(Post by GARY DOI)
It was only a year ago (May 9, 2011 to be exact) when I launched the blog, A Hopeful Sign (AHS). It was without fanfare or celebration, a soft launch to ensure that things worked, technically speaking. Fortunately, they did.
The bigger and much more important issue was the blog’s purpose and practice: to spread hope by sharing real-life stories of living-learning-leading.
Back then the blog was a new upstart with an all-volunteer group trying to compete for space and attention against the backdrop of millions of other bloggers. The learning experience was both intimidating and exhilarating. I wasn’t even sure that they (whoever “they” are) would visit the site or read the stories, view the images or watch the videos. Would they really appreciate that hope is a powerful tool for developing resiliency?
I was convinced at the outset (and still am today) that hope is a life-sustaining resource in short supply, especially in today’s world where hopefulness remains fragile and under siege from so many sectors. How do we live life without it? Do our job well? Create a sense of efficacy? Support others in need? I don’t believe it’s possible, without a steady infusion of hope. Hope creates resilience, positive behavior and engagement. Hope is essential for facing any challenge that life puts before you.
During the planning stage before the blog was launched, my two main concerns were site design and content. I wanted an appealing design based on the concept of hopefulness – to live, to learn and to lead. My nephew Chad lent his considerable expertise and customized a dynamic WordPress template making the blog easy for me to manage. The other major challenge was securing fresh and compelling content. I first approached friends and colleagues and several agreed to lend a hand. Most of the site contributors, though, were individuals I didn’t know except through the internet. The plea was simple – please share a hopeful story about living, learning or leading. Thankfully, many took the leap of faith and selflessly gave of their time and talent.
I relished the chance to connect and build a network of VIP’s (Very Interesting People) from across the world. It was a good fit for me as a former School Superintendent. Learning, creating and connecting had been my trademark and AHS offered up many new opportunities.
Social media introduced me to a whole new culture with Twitter, Facebook and Digg. Indeed, it was like living in a foreign country and I didn’t speak the language. So I immersed myself in the social networking community and good things started to happen.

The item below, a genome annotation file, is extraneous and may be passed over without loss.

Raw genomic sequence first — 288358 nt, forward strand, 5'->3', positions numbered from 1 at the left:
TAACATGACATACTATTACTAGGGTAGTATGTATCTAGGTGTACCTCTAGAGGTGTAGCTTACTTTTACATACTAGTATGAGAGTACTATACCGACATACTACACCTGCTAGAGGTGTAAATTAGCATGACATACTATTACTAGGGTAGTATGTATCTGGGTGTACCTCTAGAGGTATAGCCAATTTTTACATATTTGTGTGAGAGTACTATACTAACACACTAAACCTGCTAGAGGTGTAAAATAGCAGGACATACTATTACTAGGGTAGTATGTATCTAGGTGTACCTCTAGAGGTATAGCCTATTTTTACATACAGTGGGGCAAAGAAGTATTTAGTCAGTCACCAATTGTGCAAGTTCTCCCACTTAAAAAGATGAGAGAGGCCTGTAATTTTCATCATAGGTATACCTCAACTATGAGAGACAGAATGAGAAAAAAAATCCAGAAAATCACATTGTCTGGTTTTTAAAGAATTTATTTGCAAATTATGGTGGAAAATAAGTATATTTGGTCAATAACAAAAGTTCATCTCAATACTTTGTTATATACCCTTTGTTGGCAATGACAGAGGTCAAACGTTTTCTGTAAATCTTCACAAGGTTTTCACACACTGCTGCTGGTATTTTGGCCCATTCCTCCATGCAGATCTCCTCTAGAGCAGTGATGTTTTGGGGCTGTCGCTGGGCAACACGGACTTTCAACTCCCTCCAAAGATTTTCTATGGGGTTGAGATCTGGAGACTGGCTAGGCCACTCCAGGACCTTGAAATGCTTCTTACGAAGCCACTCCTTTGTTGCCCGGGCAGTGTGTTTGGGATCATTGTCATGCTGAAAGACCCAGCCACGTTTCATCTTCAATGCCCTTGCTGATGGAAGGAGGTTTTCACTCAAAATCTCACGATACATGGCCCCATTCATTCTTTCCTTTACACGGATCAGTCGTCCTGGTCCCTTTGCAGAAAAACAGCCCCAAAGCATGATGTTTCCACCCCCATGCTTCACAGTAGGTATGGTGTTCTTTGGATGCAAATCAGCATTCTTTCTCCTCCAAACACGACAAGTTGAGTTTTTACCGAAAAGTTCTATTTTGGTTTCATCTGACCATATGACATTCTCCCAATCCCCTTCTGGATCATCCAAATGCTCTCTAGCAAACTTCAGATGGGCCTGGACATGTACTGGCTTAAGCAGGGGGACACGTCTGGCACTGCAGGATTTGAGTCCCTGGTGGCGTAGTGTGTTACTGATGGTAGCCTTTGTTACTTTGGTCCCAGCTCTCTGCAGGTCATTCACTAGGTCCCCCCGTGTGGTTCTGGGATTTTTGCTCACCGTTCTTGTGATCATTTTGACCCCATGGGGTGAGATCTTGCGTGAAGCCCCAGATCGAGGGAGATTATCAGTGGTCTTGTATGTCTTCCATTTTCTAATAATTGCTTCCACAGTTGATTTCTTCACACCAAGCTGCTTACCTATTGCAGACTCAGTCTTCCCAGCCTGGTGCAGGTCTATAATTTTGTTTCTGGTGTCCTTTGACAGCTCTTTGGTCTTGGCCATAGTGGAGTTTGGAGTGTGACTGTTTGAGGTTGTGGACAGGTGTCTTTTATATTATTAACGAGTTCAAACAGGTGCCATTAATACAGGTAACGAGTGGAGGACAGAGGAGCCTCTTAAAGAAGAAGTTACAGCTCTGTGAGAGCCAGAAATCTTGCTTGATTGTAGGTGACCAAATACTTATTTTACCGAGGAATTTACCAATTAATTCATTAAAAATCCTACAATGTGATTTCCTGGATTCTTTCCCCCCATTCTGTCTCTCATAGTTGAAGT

Then there was blogging itself. Initially, I thought I’d be writing and posting many of my own stories. As it turned out, what appealed to me most was browsing the internet seeking out fresh and thought-provoking voices and perspectives for AHS readers, kind of like talent hunting in a vast online (and largely unknown) global landscape. I am so grateful to the AHS contributors for their creative, unique, passionate, smart, funny and inspiring real-life stories. That’s what makes A Hopeful Sign worthwhile reading and viewing!
Thanks as well to all those who took the time to comment on the posts, subscribe to the site or promote the blog. The global network of friends and followers sustains the conversation, generates ideas and builds momentum.
As the first year comes to a close, I can report that the response to A Hopeful Sign has been generous and yes, hopeful. In that time, we’ve published 355 posts, attracted 35,000 visitors and Google-ranked a respectable 4. And, if you google the word “hopeful”, AHS will show up on the first page of the search. That’s a practical measure of the site’s popularity.
I’m sure I didn’t envision (before the launch) where we would be a year later, but somehow it worked out. It is as author Douglas Adams (Hitchhiker’s Guide to the Galaxy) once said: “I may not have gone where I intended to go, but I think I have ended up where I needed to be.”
I can also honestly say that I am still enthusiastic – maybe even gushing a bit – about the blog. Where it will lead (or end) I don’t know. That doesn’t matter so much. AHS is little like the journey of life itself: enjoy it while it lasts.
Thanks for joining us.
Gary Doi, Founder-Editor (ahopefulsign.com)
Gary created the magazine blog “A Hopeful Sign” as he believes there is no greater force for creating change than hope. To encourage and engage. To inspire. To live-learn-lead. Email: editor (at) ahopefulsign (dot) com Twitter: ahopefulsign Facebook: A Hopeful Sign